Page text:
Note [6]: Even when ridiculed by being spat upon, he chooses to not quickly wipe it away in disgust, but to let it dry naturally, to practise patience, conserve energy, and let the ridiculer be ‘appeased’, so as to cease doing more evil, to swifter reflect and repent on the evils done. There should also be repentance done on behalf of all involved, and with meritorious virtues created dedicated for resolution.


This kind [of practice for perfecting the] pāramitā [of patience],
then is [the] treasure within wonders.
If knowing this secret,
why worry [about the] path [to enlightenment] not ending?

Note [7]: Although the above practice seems difficult and ‘extreme’, it is a most precious and wonderful way to train patience, to advance towards its perfection. With advancement in this one perfection, all other perfections (of generosity, morality, diligence, concentration and wisdom), being interconnected to the need for patience during practice, will likewise advance, thus progressing on the path towards Buddhahood.


[A] person [might be] weak [but with the] mind not weak,
[a] person [might be] poor [but on the] path not poor.
Wholeheartedly wanting [to] cultivate practice,
always [be] on [the] path within practising.

Note [8]: Even if our bodies might be weak, our spiritual resolve should be all the more stronger. Even if our living circumstances might be poor, our sincere and constant spiritual learning and practice should be all the more richer.


Worldly people love glory [and] splendour,
I however [do] not care about [them].
Fame [and] gain after all become empty,
[leaving] my mind without satisfaction.

Note [9]: As worldly glory, splendour, fame and gain are impermanent and unsubstantial, able to karmically end suddenly, and are not able to be brought over to the next life, they are empty in nature, unable to bring about lasting spiritual satisfaction. As such, even if ‘useful’ to some extent, there should not be much or any care about them, lest they distract from spiritual practice now. And there should be no care about them at all when departing from this life, lest they become attachments that bind us to rebirth.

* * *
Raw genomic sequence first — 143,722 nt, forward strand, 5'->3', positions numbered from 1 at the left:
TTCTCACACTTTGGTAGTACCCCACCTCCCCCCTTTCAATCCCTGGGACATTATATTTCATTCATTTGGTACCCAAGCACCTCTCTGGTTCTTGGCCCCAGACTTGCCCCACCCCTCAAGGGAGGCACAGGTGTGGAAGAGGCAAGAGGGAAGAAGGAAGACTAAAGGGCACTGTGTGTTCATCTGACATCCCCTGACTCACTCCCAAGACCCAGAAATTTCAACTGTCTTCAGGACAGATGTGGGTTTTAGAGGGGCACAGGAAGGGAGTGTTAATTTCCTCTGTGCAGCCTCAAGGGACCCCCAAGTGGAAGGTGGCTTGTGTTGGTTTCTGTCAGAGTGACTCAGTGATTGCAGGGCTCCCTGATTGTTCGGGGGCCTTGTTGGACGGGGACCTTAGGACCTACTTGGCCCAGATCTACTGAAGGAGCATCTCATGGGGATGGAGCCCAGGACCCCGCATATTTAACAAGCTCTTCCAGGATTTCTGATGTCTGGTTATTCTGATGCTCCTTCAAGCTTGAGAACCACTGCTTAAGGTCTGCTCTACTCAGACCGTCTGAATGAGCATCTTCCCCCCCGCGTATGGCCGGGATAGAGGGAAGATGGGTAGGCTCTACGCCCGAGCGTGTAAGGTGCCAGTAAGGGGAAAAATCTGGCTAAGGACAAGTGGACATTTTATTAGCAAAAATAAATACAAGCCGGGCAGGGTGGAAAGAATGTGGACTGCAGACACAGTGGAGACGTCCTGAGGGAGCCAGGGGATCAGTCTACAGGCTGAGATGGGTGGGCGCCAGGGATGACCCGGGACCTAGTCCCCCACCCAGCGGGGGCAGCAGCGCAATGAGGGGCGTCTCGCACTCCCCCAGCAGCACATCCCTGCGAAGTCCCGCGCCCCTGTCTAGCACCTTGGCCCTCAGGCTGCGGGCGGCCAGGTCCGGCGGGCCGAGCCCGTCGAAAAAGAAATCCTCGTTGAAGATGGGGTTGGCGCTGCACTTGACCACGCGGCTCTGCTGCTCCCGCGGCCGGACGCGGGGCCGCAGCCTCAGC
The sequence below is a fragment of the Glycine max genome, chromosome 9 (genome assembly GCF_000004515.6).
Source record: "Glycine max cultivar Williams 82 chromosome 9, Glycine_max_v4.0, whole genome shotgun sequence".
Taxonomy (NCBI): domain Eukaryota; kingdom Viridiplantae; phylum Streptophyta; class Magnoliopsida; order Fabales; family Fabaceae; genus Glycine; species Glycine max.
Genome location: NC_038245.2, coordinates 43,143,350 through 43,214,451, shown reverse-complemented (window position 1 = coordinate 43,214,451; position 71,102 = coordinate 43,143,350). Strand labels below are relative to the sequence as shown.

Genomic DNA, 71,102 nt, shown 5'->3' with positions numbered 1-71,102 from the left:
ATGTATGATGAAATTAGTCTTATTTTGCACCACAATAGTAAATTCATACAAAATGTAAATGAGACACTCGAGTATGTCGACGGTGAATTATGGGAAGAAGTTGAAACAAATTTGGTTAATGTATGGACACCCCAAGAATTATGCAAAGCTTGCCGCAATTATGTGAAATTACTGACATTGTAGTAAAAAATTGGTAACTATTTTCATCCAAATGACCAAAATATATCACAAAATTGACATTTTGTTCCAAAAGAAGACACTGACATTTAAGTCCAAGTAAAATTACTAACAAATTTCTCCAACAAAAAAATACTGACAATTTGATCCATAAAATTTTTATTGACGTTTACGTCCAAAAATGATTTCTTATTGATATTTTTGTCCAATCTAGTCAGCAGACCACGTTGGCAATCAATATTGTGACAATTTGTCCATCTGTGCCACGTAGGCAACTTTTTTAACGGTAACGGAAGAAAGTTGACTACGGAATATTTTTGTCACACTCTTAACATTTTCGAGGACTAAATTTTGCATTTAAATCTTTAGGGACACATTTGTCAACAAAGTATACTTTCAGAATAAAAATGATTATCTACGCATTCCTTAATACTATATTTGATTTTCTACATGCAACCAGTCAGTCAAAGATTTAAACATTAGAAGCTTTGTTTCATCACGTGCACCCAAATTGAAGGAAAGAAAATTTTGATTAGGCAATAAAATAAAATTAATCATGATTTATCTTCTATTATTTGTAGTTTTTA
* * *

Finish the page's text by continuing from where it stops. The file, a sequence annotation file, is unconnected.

Piling [up] gold, accumulating [it to be] like [a] mountain,
[it is still] difficult [to] ‘buy’ [extension of] impermanence’s limit.
[Of] Zǐgòng, he [was] able [to] speak [well],
[but] Duke Zhōugōng has divine calculation.

Note [10]: Even with amassing of wealth and riches, not a cent can be spent to keep death away when deadly karma ripens. Even those who are very talented in the worldly sense have to accord with the law of karma. (Zǐgòng was known for eloquence among Confucius’ disciples, and Zhōugōng was believed by some to know what will happen.)


Kǒngmíng [had] great ‘wisdom’ [and] resourcefulness,
Fánkuài saved [his] master [from] disaster.
Hánxìn’s meritorious services [were] great,
[yet] faced death, only [by] one sword.

Note [11]: Even those with great worldly skills and contributions can have their lives swiftly ended. (Kǒngmíng was the strategist Zhūgé Liàng [诸葛亮]. Fánkuài saved Liú Bāng’s [刘邦] life, and Hánxìn had many great military efforts.)


[Of] ancient [and] today’s numerous people,
which one [was able to] live [for a] few thousand [years]?
[With] this one flaunting [as a] ‘hero’,
[and] that one being ‘strong [and] courageous’.

Note [12]: No unenlightened being in our defiled world is able to live on indefinitely, not even the very heroic, tough and brave.


Take a look [at your] two temples’ white [hair],
[and] year after year, [your] countenance’s changes.
[With the] sun [and] moon weaving back and forth,
time available [left passes] like [a] shot arrow.

Note [13]: Be mindful of ageing creeping up as we speak, with the passing of each day and night, and know that our remaining lifespans are decreasing rapidly, with death always approaching.


Not long, [when] sickness comes [to] invade,
lowered [is the] head, [in the] dark sighing.
Personally thinking [of] when young,
not having cultivation [of] practice done [then].

Note [14]: Do not have regret later, when there is crippling old age and painful sicknesses, for not having diligently and adequately learnt and practised the Buddha’s teachings, when there was more time and energy to better do so earlier.